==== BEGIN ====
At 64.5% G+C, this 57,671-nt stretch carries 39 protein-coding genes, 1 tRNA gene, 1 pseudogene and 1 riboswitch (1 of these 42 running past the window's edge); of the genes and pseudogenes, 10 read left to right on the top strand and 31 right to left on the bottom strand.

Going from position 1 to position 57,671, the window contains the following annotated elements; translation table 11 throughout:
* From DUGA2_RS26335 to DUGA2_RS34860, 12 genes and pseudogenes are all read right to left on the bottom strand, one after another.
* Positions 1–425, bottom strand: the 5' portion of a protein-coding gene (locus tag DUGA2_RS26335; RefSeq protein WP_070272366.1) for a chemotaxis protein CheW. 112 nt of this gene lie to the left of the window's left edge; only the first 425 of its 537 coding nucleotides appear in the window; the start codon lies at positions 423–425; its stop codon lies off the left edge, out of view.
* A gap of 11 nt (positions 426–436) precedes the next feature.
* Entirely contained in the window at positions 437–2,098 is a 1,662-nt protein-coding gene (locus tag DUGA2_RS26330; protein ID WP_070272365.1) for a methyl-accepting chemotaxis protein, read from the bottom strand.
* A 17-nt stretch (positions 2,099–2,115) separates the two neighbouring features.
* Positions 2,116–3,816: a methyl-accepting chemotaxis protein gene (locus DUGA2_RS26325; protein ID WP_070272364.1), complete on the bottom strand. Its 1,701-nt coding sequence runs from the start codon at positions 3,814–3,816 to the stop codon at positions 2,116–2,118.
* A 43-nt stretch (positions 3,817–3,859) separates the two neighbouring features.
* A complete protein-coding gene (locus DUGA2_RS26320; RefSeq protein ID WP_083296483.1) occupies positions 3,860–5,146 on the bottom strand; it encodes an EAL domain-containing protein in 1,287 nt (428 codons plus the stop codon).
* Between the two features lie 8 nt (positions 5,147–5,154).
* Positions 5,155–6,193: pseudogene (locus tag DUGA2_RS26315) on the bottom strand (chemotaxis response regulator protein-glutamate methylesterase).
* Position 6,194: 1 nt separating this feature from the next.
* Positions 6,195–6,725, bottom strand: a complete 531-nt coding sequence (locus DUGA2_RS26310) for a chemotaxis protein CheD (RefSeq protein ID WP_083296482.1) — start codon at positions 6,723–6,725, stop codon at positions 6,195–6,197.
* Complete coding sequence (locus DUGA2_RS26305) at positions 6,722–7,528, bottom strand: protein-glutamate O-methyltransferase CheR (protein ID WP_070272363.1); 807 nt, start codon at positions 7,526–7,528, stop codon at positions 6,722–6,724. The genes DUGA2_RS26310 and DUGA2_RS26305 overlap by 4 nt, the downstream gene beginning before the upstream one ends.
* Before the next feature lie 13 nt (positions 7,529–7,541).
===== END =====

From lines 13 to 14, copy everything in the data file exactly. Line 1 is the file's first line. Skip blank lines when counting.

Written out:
* Position 6,194: 1 nt separating this feature from the next.
* Positions 6,195–6,725, bottom strand: a complete 531-nt coding sequence (locus DUGA2_RS26310) for a chemotaxis protein CheD (RefSeq protein ID WP_083296482.1) — start codon at positions 6,723–6,725, stop codon at positions 6,195–6,197.